Trademark Office to Applicant: “No!”

You apply to register your trademark. A few months later, the Trademark Office sends you a “Non-Final Office Action.” It looks like they’re refusing to register your trademark.

What should you do now? That often depends on the reason for the refusal.

Refusal for “Confusing Similar”

If the Trademark Office refuses to register your trademark because it’s “confusingly similar” to another trademark your response needs to be like a legal brief. You’ll need make legal arguments (including case law and evidence) to convince the Trademark Office it’s wrong. It takes me about 10 or more hours to prepare this type of response.

Refusal for “Merely Descriptive” or “Generic”

If the Trademark Office refuses to register your trademark because it’s “merely descriptive” or “generic” you may be given the opportunity to register on the Supplemental Register. If that’s a choice, you might want to take it.

Other Reasons for Refusal

There are lots of other reasons for refusal. Here are just a few of them:

  • Problems with your “drawing.”
  • Problems with your “specimen.”
  • You haven’t described your trademark correctly.
  • You haven’t describe your products and services correctly.
  • You put your products and services into too many or too few “international classes.”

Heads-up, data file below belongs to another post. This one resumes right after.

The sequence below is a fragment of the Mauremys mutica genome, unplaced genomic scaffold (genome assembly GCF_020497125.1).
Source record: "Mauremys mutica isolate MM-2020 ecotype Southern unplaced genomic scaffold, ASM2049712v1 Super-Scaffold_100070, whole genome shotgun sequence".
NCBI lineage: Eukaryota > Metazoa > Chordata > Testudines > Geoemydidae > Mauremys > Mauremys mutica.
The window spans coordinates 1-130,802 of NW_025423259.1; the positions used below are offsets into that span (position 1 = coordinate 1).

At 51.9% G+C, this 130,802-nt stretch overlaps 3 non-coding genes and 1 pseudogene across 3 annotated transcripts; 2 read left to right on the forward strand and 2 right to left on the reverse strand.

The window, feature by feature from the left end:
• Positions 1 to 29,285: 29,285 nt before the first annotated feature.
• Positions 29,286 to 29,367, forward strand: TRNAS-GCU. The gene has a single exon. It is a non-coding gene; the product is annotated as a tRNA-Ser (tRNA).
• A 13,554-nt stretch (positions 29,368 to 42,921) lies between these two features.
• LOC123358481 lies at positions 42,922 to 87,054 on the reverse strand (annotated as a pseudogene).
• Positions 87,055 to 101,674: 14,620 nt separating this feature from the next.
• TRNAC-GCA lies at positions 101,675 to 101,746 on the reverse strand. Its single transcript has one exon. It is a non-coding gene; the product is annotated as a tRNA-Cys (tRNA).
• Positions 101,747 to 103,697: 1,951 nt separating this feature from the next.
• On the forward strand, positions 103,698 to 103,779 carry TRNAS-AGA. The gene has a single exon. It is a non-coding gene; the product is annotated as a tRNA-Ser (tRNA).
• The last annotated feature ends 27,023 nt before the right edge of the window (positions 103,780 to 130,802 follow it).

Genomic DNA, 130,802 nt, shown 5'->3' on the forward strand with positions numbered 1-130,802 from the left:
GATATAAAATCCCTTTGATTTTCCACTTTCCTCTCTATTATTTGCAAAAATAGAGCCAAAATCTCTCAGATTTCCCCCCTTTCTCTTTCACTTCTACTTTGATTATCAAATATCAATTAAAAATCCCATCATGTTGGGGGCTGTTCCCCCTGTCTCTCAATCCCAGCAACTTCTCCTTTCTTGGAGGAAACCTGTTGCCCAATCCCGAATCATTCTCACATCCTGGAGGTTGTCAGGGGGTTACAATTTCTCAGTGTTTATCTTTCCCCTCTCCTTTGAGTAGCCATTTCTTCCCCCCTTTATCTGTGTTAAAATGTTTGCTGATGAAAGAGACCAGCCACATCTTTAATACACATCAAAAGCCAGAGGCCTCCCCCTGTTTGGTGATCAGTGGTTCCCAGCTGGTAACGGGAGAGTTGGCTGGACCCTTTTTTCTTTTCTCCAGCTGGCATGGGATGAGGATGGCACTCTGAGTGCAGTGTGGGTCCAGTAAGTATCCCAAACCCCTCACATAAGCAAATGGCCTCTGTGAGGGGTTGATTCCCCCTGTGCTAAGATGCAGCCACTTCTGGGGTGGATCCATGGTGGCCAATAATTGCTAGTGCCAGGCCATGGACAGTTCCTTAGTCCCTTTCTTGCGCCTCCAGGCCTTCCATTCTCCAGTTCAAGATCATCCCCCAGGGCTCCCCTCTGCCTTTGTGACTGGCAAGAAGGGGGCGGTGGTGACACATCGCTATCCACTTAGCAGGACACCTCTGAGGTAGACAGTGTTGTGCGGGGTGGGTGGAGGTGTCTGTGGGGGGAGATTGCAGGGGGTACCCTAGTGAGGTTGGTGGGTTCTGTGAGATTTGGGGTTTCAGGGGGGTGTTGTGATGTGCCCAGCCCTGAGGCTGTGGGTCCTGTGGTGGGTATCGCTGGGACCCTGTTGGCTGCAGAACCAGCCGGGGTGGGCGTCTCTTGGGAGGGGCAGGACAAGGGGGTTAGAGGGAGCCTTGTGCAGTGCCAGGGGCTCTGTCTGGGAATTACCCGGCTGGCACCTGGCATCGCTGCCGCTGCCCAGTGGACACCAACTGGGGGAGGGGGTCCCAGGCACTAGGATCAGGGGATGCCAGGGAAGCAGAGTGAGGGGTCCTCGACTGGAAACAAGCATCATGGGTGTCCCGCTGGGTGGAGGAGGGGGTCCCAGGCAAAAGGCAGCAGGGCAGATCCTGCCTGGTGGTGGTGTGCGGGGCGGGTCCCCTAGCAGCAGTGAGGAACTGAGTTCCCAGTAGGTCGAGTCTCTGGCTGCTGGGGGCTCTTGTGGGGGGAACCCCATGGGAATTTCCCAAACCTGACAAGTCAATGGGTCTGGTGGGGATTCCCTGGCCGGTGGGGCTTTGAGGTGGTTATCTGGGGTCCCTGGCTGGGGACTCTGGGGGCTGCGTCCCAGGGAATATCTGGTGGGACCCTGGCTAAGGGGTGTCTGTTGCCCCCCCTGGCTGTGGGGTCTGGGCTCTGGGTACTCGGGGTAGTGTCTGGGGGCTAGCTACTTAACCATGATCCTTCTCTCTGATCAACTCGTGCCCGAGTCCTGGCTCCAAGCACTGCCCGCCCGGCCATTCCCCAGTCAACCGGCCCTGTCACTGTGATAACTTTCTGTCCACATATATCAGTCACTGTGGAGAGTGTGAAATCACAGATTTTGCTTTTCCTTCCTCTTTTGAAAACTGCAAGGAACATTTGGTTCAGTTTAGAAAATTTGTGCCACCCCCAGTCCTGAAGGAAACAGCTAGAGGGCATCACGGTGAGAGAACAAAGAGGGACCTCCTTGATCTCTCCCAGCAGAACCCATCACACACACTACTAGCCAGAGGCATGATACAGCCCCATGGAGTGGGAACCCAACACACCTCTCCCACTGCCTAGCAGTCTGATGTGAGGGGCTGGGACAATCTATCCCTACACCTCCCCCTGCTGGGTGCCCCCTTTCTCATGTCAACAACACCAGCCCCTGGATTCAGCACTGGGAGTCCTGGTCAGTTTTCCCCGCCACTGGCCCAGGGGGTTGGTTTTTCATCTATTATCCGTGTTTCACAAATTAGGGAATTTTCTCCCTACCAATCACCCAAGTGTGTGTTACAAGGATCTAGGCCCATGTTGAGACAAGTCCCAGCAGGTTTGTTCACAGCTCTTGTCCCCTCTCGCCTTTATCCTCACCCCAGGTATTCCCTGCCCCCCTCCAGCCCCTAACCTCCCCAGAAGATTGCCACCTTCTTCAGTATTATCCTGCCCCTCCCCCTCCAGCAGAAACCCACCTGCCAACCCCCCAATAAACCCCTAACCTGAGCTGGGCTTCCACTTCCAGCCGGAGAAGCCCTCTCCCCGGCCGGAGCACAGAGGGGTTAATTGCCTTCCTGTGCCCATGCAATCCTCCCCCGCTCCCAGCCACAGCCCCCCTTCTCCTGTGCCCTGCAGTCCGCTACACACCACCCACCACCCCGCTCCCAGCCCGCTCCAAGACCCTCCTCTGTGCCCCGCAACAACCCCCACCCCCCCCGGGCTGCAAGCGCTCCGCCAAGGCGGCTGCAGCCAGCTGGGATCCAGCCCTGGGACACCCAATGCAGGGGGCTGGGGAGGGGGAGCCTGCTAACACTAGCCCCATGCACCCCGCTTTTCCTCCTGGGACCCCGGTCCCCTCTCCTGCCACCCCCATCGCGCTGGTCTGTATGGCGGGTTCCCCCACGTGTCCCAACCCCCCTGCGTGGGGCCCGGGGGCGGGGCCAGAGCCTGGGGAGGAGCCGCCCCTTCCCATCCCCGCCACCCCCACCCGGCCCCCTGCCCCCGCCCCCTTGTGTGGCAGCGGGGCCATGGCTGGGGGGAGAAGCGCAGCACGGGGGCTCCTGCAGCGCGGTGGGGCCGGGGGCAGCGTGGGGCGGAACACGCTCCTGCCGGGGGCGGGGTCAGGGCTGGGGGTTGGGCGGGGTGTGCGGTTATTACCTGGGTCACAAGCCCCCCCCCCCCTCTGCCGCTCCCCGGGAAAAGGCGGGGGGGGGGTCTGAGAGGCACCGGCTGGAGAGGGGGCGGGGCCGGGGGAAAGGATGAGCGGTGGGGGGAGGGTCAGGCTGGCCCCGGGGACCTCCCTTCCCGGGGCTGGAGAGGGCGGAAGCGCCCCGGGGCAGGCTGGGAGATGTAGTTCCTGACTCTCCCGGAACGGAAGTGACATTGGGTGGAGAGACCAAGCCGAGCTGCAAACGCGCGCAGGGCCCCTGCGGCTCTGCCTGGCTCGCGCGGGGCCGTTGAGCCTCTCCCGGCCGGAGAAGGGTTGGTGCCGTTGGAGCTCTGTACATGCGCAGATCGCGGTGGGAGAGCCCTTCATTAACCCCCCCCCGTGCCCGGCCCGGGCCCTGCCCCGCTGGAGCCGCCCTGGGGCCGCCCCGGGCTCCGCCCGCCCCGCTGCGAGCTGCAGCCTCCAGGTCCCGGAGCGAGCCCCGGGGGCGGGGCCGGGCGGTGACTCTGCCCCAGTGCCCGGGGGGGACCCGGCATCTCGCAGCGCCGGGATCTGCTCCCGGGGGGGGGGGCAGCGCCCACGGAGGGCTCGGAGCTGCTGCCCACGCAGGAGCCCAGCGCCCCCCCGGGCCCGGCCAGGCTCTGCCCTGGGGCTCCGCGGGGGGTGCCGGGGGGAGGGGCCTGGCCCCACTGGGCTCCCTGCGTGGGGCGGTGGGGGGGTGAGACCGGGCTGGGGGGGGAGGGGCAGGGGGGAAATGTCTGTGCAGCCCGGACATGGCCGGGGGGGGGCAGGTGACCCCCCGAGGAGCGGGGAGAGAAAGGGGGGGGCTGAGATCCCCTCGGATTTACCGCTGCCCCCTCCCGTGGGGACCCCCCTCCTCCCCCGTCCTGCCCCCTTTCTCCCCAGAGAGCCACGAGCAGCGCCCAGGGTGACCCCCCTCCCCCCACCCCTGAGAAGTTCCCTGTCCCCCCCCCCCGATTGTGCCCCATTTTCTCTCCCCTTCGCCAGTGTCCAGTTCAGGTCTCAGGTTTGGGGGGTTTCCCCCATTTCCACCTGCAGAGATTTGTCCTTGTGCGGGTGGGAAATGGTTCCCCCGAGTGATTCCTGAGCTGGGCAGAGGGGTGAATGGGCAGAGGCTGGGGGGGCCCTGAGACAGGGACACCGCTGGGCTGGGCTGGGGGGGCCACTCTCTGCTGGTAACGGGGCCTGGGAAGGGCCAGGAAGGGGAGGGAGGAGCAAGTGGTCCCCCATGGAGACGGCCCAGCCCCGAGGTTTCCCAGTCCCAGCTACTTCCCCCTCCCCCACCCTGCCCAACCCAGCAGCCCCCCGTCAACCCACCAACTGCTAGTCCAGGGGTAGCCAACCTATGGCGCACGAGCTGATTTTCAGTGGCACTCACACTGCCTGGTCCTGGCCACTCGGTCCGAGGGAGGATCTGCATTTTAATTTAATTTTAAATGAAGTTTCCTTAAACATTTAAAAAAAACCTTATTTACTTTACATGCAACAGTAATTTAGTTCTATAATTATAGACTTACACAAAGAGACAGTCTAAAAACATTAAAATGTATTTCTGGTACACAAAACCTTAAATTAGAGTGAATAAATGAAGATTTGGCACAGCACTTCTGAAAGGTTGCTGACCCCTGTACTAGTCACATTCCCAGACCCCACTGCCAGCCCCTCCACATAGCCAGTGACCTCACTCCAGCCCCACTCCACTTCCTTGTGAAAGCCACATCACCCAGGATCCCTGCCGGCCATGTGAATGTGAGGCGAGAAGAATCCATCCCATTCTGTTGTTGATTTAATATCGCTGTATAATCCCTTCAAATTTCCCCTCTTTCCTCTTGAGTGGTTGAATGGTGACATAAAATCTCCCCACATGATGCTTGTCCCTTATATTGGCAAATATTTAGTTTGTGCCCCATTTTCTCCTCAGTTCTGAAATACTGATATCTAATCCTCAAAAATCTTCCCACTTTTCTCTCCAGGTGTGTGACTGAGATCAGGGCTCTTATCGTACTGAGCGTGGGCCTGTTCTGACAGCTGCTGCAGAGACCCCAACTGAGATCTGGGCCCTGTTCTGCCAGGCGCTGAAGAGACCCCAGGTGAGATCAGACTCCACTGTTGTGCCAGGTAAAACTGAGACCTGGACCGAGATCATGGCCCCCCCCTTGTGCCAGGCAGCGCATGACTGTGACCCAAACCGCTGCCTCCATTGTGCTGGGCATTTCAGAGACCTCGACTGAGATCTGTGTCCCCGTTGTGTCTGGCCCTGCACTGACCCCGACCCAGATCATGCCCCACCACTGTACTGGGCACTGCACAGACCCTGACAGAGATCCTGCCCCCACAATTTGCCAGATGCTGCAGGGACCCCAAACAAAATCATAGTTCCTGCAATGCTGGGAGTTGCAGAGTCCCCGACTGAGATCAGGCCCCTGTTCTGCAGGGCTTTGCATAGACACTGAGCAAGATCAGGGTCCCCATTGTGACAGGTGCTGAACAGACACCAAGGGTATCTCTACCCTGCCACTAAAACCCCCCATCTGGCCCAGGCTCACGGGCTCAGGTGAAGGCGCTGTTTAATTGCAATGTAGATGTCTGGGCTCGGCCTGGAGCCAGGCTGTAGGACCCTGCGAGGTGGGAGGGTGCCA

Assuming you have a legitimate application, most of these other refusals can be easy to take care of. It usually takes me only an hour or two to put together a response to this type of office action.

An office action is never good news but, often, it’s a problem that can be solved.

Got ___________ ?

While drinking tea at a friend’s house, I noticed my mug asked the question: “Got Covenants?”

Hmmmm, I wondered, what would our friends at the California Fluid Milk Processor Advisory Board have to say about that?

Turns out the lawyers at Chadwick Washington have nothing to fear. There are hundreds of trademark registrations that take the form of the GOT MILK?® trademark. Here are a few of the more amusing ones:

  • GOT POO? (for dog waste removal)
  • GOT POOP? (also for dog waste removal, which what?)
  • GOT BALLS? is registered for ice cubes, dog toys and meatballs.

I think GOT MILK? is a famous mark, which means no one can use anything even remotely like it even in a completely different field. So what’s going on here?

There are two things that prevent the Milk Board from relying on its fame to shut down all the other GOT _____?

Although the Milk Board started using GOT MILK? in December 1994, it didn’t get around to filing to register the mark until 2000. By that time, there were at least twenty other companies using GOT _____?

More importantly, it looks like the Milk Board wasn’t the first to use GOT _____?

  • GOT A CASE OF THE SHORTS? was first used in 1990 and registered in May 1994, which is before the Milk Board started using GOT MILK?
  • GOT FLIES? was first used in April 1994, which is also before the Milk Board’s use of GOT MILK?
  • GOT LISTS? was first used in 1977

Put another way, despite GOT MILK?’s rise to fame, it just isn’t original enough to be meet the requirements for being legally treated as a famous trademark.